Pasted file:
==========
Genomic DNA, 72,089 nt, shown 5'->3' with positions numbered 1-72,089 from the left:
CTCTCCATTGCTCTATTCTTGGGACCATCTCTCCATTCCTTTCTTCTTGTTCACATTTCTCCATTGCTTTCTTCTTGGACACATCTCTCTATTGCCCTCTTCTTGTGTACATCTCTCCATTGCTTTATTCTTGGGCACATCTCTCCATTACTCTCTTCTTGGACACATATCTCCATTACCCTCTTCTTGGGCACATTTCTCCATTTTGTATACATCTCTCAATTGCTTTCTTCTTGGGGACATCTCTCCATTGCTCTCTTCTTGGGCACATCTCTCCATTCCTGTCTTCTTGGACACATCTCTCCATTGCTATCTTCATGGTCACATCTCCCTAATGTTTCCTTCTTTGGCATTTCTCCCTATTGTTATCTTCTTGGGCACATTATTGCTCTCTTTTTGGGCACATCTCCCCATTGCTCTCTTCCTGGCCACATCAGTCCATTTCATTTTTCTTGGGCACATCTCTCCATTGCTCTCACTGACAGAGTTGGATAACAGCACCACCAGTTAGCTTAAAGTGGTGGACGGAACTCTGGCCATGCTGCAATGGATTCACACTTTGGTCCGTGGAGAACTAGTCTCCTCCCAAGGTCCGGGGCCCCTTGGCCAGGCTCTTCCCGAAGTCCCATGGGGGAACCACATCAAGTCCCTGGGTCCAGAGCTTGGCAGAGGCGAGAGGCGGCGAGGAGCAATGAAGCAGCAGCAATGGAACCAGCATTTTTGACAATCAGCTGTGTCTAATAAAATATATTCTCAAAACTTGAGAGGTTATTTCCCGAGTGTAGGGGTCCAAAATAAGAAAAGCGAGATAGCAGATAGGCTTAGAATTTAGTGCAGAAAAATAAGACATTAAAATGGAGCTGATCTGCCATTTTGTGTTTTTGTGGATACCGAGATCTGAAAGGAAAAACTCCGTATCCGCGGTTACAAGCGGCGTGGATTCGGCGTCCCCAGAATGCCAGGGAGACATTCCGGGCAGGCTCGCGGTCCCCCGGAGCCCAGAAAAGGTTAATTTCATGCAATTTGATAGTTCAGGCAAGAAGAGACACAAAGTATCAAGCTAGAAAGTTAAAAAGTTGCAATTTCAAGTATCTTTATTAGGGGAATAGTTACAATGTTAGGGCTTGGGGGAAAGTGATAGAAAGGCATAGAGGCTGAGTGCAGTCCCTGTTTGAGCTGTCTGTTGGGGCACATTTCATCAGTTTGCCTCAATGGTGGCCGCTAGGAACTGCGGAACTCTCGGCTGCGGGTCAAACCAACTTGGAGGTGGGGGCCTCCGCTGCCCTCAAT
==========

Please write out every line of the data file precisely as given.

Genomic DNA, 72,089 nt, shown 5'->3' with positions numbered 1-72,089 from the left:
CTCTCCATTGCTCTATTCTTGGGACCATCTCTCCATTCCTTTCTTCTTGTTCACATTTCTCCATTGCTTTCTTCTTGGACACATCTCTCTATTGCCCTCTTCTTGTGTACATCTCTCCATTGCTTTATTCTTGGGCACATCTCTCCATTACTCTCTTCTTGGACACATATCTCCATTACCCTCTTCTTGGGCACATTTCTCCATTTTGTATACATCTCTCAATTGCTTTCTTCTTGGGGACATCTCTCCATTGCTCTCTTCTTGGGCACATCTCTCCATTCCTGTCTTCTTGGACACATCTCTCCATTGCTATCTTCATGGTCACATCTCCCTAATGTTTCCTTCTTTGGCATTTCTCCCTATTGTTATCTTCTTGGGCACATTATTGCTCTCTTTTTGGGCACATCTCCCCATTGCTCTCTTCCTGGCCACATCAGTCCATTTCATTTTTCTTGGGCACATCTCTCCATTGCTCTCACTGACAGAGTTGGATAACAGCACCACCAGTTAGCTTAAAGTGGTGGACGGAACTCTGGCCATGCTGCAATGGATTCACACTTTGGTCCGTGGAGAACTAGTCTCCTCCCAAGGTCCGGGGCCCCTTGGCCAGGCTCTTCCCGAAGTCCCATGGGGGAACCACATCAAGTCCCTGGGTCCAGAGCTTGGCAGAGGCGAGAGGCGGCGAGGAGCAATGAAGCAGCAGCAATGGAACCAGCATTTTTGACAATCAGCTGTGTCTAATAAAATATATTCTCAAAACTTGAGAGGTTATTTCCCGAGTGTAGGGGTCCAAAATAAGAAAAGCGAGATAGCAGATAGGCTTAGAATTTAGTGCAGAAAAATAAGACATTAAAATGGAGCTGATCTGCCATTTTGTGTTTTTGTGGATACCGAGATCTGAAAGGAAAAACTCCGTATCCGCGGTTACAAGCGGCGTGGATTCGGCGTCCCCAGAATGCCAGGGAGACATTCCGGGCAGGCTCGCGGTCCCCCGGAGCCCAGAAAAGGTTAATTTCATGCAATTTGATAGTTCAGGCAAGAAGAGACACAAAGTATCAAGCTAGAAAGTTAAAAAGTTGCAATTTCAAGTATCTTTATTAGGGGAATAGTTACAATGTTAGGGCTTGGGGGAAAGTGATAGAAAGGCATAGAGGCTGAGTGCAGTCCCTGTTTGAGCTGTCTGTTGGGGCACATTTCATCAGTTTGCCTCAATGGTGGCCGCTAGGAACTGCGGAACTCTCGGCTGCGGGTCAAACCAACTTGGAGGTGGGGGCCTCCGCTGCCCTCAAT